People love to hate garlic presses. Anthony Bourdain hated them. Alton Brown hates them. Anna Hoffman at Epicurious hates them. Every one of these people has their valid reasons for hating this particular kitchen tool, but that does not mean that you have to hate the garlic press.
If you do a lot of cooking or read a lot of words that have been written by people who do a lot of cooking, you will find that most of these people disagree with each other about at least a few — if not many — things. Many of these disagreements boil down to preferences and opinions, which is why it’s always a good idea to try out a bunch of different methods and a few different tools until you find what works for you. There is often more than one way to arrive at the same delicious outcome, and treating the words of any food professional as the end-all-be-all gospel will limit your scope of education and hinder you in the end.
The supposed crimes of the garlic press are many: They crush the garlic too finely, they’re hard to clean, they only do one thing, and they do the same thing as a microplane. All of these claims are at least partially true, but as long as you understand garlic and how it reacts to cutting, crushing, and heat, your cooking will not suffer.
I have always been fairly ambivalent about the garlic press, and I currently have no strong emotions about it. I bought one when I first started cooking, then abandoned it once I learned how to use a knife. Now I have one again, and I do use it sometimes. It does exactly what it is supposed to do.
One of the biggest complaints about the garlic press is that the bits that come out of it are too small, and they certainly are for some applications. I would never subject garlic that came out of a press to a hot sauté, because tiny pieces are more likely to burn, and little acrid bits of burnt garlic can make an entire dish taste rough. If you’re prepping a dish that calls for a lot of garlic and want to press it, you might want to dial it back a few cloves. Pressed garlic does taste more intensely than anything cut with a knife, and you can overpower a dish if you’re not careful. (However, “this is too garlicky” is not something anyone has ever said about my cooking, even when I have added several cloves of the pressed stuff.)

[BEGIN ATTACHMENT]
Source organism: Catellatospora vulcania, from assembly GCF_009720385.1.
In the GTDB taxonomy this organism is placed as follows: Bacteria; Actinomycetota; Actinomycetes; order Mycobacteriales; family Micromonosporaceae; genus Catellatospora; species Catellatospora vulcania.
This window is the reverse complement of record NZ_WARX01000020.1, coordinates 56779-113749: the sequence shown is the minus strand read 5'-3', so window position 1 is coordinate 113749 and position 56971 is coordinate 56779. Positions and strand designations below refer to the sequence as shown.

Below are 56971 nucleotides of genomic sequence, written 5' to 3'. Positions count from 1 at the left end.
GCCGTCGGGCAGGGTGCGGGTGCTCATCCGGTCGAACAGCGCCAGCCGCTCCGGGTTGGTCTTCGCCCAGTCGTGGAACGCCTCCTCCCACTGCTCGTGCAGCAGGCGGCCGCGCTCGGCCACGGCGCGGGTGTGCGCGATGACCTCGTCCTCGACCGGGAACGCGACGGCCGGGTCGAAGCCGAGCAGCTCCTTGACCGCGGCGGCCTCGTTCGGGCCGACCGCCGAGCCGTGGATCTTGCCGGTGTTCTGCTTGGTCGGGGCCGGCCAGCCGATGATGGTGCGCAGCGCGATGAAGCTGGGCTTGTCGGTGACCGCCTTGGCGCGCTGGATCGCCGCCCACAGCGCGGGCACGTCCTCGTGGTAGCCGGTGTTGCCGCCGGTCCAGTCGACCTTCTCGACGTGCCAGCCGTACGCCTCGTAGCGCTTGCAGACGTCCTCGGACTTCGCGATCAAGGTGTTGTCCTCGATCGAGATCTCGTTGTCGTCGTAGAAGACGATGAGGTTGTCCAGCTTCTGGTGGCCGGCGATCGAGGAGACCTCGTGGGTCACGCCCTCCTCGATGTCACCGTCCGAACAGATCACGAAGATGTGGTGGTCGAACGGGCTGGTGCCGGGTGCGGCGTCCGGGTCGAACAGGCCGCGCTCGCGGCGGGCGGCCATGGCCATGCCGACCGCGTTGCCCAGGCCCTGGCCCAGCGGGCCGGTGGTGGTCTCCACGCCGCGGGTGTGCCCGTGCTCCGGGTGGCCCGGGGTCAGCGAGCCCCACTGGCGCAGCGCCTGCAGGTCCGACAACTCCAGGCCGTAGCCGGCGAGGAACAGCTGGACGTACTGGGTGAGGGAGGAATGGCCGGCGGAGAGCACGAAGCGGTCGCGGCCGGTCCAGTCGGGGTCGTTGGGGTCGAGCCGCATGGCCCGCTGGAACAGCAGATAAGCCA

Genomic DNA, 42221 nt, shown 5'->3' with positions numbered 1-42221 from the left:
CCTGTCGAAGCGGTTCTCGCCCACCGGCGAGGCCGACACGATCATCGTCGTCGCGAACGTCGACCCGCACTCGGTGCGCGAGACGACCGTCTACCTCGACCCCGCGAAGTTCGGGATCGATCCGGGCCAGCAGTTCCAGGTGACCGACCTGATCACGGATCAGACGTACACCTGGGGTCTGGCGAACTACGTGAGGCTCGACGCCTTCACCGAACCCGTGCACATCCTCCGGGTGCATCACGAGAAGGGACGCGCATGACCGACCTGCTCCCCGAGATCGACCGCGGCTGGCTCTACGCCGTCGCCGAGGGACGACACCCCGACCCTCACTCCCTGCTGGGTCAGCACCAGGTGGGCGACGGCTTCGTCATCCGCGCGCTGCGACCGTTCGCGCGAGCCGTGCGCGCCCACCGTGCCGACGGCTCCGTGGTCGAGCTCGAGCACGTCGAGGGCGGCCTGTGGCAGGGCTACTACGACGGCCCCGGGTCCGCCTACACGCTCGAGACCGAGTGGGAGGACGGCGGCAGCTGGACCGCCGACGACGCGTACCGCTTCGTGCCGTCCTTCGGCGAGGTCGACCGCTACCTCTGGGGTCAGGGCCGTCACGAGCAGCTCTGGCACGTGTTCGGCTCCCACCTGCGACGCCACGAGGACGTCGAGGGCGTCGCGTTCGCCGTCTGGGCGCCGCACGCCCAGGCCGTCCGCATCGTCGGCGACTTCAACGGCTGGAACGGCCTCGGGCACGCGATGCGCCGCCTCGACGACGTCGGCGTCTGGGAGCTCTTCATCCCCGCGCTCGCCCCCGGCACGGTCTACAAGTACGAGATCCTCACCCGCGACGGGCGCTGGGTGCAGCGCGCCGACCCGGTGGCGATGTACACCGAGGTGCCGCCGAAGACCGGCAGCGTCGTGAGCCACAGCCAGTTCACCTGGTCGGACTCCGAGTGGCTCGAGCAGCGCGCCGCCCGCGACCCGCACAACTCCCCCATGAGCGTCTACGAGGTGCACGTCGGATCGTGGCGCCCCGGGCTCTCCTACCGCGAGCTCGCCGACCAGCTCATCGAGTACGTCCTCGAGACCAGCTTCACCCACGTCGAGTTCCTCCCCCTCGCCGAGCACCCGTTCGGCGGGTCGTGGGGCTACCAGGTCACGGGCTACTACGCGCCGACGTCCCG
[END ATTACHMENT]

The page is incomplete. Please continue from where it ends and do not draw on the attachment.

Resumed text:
The crushed, almost juiced, pungent garlic that comes out of a press has its uses, and most of them are quite saucy. I use crushed garlic in my vinaigrettes, yogurt- and oil-based dipping sauces, simmered tomato dishes, and any other dressing, soup, or sauce that needs a pure blast of pungent, garlicky heat. It mixes in nicely and adds a strong taste of garlic which, to me, is a good thing. As long as it does not make contact with a super hot pan, it will not burn.
I like adding a clove of raw, pressed garlic to a marinara in addition to the slices I sauté at the beginning. The pressed stuff doesn’t brown amongst the simmering tomatoes, but it does mellow and sweeten, adding another dimension of garlicky flavour to my sauce. I also like to press a clove or three into a hot soup just before consuming to ease the symptoms of a nasty cold — it won’t cure me, but it does clear out my sinuses for a few glorious moments.
And yes, garlic presses are a “unitasker,” but so is my vintage coffee percolator, my caviar spoon, and my pebble ice machine. The cool thing about being a grown up is that you can put whatever you want in your kitchen drawers, even if they only do one thing, and even if Alton Brown doesn’t want you to. Can you “just use a microplane” and get garlic that is similar to the stuff that comes out of a garlic press? Yes, but you can also “just grate the tips of your fingers” if you’re not careful.
In terms of cleaning, they are annoying to clean by hand, which is why mine is dishwasher-safe. It also helps to rinse your garlic press right after use, so the sticky garlic doesn’t have time to solidify on the metal, but even if you forget, the dishwasher does a fine job getting all the gunk off.
You are, of course, free to hate the garlic press, and continue to prep every single clove with a knife or microplane. But you are also free to love the garlic press. Any tool that gets you comfortable with cooking, doing it more, and cooking with more garlic, is a good tool, no matter who else doesn’t care for it.